Accounts vary as to what exactly happened.
The military contends that "an armed terrorist group" affiliated with the Muslim Brotherhood tried to storm the Republican Guard headquarters, where Morsi is believed to be held, with live ammunition and firebombs shortly after dawn.
Here's what Mohamed Saber el-Sebaei, who was praying outside the Republican Guard facility before suffering a head wound, told Patrick Kingsley of The Guardian:
There were dawn prayers and then I heard someone calling for help, so the imam finished the prayers quickly. Just before we finished, the shooting started. The army units that were standing in front of the Republican Guards' headquarters first started shooting tear gas, then live ammunition above people's heads.
Why would a soldier fire at peaceful supporters? Whether at Kent University or in Egypt?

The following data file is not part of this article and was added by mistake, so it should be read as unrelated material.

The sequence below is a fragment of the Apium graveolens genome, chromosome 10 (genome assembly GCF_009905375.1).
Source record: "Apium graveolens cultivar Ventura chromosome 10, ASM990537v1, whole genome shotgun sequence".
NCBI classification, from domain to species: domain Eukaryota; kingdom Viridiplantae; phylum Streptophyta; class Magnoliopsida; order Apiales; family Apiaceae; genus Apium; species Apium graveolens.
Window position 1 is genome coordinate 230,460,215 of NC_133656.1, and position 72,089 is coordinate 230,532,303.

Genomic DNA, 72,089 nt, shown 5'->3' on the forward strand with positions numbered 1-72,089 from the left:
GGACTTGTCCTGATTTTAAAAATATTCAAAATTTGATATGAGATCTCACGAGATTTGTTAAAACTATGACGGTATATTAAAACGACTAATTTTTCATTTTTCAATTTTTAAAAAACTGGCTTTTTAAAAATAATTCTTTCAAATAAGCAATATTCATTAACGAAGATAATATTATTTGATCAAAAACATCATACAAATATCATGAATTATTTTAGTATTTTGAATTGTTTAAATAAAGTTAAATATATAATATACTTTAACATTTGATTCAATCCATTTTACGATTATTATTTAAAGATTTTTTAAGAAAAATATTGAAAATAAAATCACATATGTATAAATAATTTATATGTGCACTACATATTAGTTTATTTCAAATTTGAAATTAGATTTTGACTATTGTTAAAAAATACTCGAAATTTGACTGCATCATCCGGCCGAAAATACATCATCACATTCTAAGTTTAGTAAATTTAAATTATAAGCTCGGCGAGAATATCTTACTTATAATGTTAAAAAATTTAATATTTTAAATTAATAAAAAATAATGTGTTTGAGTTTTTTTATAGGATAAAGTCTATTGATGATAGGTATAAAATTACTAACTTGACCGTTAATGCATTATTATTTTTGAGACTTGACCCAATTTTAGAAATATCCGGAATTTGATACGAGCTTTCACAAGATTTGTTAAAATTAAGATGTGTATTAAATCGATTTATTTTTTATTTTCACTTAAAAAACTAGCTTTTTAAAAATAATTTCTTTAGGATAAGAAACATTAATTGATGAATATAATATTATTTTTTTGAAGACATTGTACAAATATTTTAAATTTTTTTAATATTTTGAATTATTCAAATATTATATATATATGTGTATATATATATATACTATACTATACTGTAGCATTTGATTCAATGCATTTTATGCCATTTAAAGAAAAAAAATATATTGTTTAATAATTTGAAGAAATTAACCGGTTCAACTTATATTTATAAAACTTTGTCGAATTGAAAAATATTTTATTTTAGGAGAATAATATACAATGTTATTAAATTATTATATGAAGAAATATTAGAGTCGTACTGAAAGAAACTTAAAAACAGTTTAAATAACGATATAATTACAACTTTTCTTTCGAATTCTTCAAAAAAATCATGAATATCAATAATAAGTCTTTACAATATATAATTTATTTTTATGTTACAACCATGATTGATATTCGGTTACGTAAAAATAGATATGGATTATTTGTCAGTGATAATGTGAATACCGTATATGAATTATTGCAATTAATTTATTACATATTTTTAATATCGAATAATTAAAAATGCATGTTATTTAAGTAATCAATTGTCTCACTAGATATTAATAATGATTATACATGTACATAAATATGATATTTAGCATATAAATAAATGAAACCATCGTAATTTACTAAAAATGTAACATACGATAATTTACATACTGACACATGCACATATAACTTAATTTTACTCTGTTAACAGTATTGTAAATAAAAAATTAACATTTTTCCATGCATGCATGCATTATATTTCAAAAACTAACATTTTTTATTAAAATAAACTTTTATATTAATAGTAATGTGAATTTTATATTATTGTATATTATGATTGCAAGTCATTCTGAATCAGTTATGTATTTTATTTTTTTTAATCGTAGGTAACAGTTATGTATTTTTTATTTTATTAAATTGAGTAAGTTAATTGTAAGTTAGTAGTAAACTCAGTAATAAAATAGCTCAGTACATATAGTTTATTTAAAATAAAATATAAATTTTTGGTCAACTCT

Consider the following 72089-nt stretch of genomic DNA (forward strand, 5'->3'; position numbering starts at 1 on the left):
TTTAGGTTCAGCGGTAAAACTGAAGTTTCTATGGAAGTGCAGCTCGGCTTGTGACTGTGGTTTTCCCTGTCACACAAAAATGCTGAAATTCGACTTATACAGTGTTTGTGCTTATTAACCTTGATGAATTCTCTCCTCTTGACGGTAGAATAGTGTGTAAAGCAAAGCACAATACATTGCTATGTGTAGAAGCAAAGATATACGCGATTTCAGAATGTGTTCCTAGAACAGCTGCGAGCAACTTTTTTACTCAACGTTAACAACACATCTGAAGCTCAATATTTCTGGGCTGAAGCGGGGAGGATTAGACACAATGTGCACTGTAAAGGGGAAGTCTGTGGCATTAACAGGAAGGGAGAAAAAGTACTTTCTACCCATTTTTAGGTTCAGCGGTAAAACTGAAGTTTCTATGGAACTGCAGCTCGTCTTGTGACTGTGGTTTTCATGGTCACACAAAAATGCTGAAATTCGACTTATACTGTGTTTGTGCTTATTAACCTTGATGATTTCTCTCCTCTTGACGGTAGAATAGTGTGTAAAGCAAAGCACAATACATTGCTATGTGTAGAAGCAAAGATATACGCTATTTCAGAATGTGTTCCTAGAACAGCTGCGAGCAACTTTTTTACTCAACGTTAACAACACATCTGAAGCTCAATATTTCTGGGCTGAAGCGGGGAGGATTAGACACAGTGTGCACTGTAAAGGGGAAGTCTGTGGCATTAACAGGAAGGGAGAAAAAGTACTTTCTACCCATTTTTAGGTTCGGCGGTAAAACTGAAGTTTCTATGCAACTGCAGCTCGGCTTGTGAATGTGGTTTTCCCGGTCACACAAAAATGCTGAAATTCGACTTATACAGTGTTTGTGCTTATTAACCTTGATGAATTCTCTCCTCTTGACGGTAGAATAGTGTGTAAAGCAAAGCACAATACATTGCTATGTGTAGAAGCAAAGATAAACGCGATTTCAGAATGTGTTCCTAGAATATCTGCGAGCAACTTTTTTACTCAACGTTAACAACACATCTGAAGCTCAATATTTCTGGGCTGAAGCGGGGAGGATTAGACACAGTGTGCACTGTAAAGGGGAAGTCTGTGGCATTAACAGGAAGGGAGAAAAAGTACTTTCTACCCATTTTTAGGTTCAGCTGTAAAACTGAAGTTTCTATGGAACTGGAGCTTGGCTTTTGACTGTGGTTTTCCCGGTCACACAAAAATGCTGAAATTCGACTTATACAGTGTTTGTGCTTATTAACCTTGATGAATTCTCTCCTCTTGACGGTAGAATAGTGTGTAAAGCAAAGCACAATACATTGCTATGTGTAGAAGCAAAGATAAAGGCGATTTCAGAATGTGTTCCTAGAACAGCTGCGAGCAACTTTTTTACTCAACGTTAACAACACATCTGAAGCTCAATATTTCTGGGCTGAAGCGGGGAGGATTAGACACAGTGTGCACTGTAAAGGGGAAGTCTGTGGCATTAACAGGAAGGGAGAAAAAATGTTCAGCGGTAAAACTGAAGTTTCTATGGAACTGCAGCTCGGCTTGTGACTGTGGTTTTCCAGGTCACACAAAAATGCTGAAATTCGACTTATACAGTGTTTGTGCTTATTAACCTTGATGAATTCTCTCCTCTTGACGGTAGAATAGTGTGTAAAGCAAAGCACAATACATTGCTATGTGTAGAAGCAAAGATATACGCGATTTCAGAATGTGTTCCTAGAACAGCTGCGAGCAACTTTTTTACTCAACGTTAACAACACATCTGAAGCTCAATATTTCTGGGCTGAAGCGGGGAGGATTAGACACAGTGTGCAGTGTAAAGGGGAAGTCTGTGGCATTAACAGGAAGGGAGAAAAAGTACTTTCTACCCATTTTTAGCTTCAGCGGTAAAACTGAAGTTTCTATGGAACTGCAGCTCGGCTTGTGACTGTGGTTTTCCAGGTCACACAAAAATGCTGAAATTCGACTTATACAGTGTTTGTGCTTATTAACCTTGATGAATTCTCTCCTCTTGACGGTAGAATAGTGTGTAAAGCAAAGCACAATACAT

The guardsmen claimed to have fired in self-defense, a claim that was generally accepted by the criminal justice system. In 1974 U.S. District Judge Frank Battisti dismissed charges against all eight on the basis that the prosecution's case was too weak to warrant a trial..
Another example.. http://www.guardian.co.uk/world/video/2012/au...
Some SA police officers may have felt that they could hold their nerve (and therefore hold their fire) no longer.
Soldiers or armed police shooting innocent civilians seems a frequent consequence of using armed military-like groups to control peaceful civilians. Perhaps it only takes one nutcase to shoot at the military, or for one soldier to get the impression that they have been fired at and a tragic event may ensue.
The Army intervention in Egypt has now created three warring groups who feel the other two might be violent, or have been violent. There is the Muslim Brotherhood, the divided opposition and the Army. I hope Egyptians aren't drawn further into violence and instability. One lesson might seem to be that the Army cannot 'move-on' demonstrations where unarmed police cannot achieve that result.